Shaked and colleagues (9) have previously shown that a single VDA dose induces a transient CEP spike in the mouse circulation as soon as 4 hours after drug administration. Neutralization of this CEP spike with the use of a blocking antibody against vascular endothelial growth factor receptor-2 (VEGFR-2) inhibited the incorporation of CEPs in the tumor blood vessels and delayed tumor revascularization and regrowth (9). These findings suggest that the therapeutic efficacy of VDAs may be improved by blocking drug-induced CEP rebounds into the tumor vasculature. In this issue of Cancer Discovery, Taylor and colleagues (12) report carefully performed studies that provide novel insight into the involvement of CEPs in tumor resistance to the VDA combretastatin-A4-phosphate (CA-4-P).
Taylor and colleagues (12) have extended previous findings by Shaked and colleagues (9, 10) by demonstrating that a single dose of CA-4-P induces 2—rather than 1—distinct CEP spikes in treated mice. Although the first CEP spike occurs a few hours after the administration of the VDA in both naïve and tumor-bearing mice, as previously reported (9), the second CEP spike occurs 3 to 4 days after the administration of VDA and is specifically observed in tumor-bearing mice (12). Of importance, the authors also detected bimodal CEP kinetics in cancer patients treated with a clinically validated VDA (ombrabulin). At variance with earlier findings (9, 10), anti-VEGFR-2 antibodies or sunitinib (an inhibitor of VEGFR and platelet-derived growth factor-receptor kinase activity) did not block the early CEP spike but effectively blunted the late CEP spike. Repeated administrations of sunitinib inhibited tumor regrowth for 2 to 3 weeks after a single dose of CA-4-P, whereas CA-4-P or sunitinib alone had no detectable antitumor activity in the same experimental tumor models. Together, these data suggest that the late CEP spike supports tumor regrowth after VDA therapy.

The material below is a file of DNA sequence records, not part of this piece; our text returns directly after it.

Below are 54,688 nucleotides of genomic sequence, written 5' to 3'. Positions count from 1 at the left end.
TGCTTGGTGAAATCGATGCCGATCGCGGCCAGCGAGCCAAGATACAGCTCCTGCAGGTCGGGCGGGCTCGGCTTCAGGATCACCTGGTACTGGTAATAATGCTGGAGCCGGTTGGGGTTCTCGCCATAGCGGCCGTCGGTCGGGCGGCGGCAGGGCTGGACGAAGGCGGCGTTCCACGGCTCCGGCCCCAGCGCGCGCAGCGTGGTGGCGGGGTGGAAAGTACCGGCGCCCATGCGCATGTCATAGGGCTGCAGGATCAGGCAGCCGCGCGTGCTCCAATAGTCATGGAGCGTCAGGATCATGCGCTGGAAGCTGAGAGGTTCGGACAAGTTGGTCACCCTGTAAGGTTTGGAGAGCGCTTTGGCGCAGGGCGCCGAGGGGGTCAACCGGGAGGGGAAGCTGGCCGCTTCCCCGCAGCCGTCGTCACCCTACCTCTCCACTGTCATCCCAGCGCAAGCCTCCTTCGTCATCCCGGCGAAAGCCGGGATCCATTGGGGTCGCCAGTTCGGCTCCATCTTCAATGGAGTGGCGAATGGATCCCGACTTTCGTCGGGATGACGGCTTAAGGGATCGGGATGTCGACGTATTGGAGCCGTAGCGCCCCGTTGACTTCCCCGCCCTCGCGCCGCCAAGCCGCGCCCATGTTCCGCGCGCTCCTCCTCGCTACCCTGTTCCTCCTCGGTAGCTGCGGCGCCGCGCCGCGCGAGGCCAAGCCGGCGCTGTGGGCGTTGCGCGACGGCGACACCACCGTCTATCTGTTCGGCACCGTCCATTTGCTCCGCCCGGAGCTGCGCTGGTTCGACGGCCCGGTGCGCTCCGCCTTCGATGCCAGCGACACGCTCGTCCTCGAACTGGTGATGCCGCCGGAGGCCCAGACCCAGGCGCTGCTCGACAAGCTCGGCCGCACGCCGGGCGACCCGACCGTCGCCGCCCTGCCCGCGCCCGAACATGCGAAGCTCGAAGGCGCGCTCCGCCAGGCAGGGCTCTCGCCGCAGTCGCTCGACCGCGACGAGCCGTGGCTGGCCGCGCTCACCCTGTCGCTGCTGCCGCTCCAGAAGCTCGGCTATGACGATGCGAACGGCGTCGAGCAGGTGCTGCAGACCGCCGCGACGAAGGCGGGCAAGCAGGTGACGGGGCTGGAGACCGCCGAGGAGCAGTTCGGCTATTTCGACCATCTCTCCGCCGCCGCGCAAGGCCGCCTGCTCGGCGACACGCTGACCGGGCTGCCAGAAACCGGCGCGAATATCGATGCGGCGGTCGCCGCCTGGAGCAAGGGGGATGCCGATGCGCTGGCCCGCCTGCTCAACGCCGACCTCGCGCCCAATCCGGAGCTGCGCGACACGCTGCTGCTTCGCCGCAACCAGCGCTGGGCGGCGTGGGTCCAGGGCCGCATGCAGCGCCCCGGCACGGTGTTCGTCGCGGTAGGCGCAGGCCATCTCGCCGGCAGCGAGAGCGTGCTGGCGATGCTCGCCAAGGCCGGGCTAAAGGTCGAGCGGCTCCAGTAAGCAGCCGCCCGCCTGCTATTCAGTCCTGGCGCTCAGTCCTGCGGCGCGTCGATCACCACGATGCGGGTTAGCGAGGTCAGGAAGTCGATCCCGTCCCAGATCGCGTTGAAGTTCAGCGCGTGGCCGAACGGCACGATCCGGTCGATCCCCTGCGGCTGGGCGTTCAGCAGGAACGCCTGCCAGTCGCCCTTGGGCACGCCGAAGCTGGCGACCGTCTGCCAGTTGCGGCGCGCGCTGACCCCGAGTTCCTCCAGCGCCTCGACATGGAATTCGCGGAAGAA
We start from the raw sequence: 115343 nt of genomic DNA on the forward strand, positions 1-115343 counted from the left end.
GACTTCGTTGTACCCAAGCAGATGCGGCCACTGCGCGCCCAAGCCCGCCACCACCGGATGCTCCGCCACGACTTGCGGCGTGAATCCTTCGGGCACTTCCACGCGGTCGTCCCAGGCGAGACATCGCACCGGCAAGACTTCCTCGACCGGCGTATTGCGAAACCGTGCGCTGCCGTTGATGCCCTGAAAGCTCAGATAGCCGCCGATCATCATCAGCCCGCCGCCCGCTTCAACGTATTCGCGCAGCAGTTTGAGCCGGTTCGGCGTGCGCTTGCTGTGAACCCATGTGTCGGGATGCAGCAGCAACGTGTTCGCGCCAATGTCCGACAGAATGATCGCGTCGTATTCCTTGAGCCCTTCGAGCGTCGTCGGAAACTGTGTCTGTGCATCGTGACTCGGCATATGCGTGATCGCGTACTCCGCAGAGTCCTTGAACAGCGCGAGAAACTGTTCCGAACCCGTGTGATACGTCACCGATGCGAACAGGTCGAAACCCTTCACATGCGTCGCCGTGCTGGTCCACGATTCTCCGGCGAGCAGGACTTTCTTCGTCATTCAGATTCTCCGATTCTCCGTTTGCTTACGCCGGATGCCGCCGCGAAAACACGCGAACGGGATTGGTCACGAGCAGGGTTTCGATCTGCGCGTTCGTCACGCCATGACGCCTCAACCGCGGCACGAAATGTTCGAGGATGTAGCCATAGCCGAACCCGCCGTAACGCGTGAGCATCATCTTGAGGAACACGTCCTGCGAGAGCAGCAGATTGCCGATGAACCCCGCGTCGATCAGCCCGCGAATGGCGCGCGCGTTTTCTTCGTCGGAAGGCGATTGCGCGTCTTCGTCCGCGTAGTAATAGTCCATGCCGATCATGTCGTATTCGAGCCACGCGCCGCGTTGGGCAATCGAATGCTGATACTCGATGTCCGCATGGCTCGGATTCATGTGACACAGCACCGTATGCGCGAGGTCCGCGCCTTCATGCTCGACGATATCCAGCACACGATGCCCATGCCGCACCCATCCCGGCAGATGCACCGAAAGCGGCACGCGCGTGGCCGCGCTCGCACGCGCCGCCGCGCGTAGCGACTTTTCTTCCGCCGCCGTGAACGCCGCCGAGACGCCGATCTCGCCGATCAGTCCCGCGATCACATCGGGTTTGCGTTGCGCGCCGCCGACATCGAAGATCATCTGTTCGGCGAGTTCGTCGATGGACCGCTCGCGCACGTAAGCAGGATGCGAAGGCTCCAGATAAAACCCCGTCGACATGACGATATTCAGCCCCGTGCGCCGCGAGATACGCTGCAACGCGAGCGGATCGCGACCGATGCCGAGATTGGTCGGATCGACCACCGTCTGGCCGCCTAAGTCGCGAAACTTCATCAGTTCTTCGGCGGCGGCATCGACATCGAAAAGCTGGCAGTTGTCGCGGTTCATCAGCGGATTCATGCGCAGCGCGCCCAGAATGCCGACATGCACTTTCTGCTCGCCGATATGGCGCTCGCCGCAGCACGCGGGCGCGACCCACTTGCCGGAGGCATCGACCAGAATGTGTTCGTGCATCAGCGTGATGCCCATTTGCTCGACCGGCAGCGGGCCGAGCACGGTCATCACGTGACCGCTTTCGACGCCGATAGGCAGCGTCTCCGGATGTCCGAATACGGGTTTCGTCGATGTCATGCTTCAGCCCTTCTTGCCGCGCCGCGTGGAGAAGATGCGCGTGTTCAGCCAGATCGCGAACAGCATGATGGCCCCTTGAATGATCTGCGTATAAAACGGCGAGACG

The late CEP spike may be induced by soluble factors that are upregulated in the tumor after VDA-induced ischemic damage. The authors observed significant serum elevation of granulocyte colony-stimulating factor (G-CSF) and matrix metalloproteinase-9 (MMP-9), which paralleled the late CEP spike in the VDA-treated mice. These data suggest that tumor-derived G-CSF and/or MMP-9 had promoted the second wave of CEP mobilization to the peripheral circulation. Although not experimentally validated by the authors, this hypothesis would be consistent with previous studies in which investigators showed that MMP-9 activity is required for CEPs to egress from the bone marrow (2).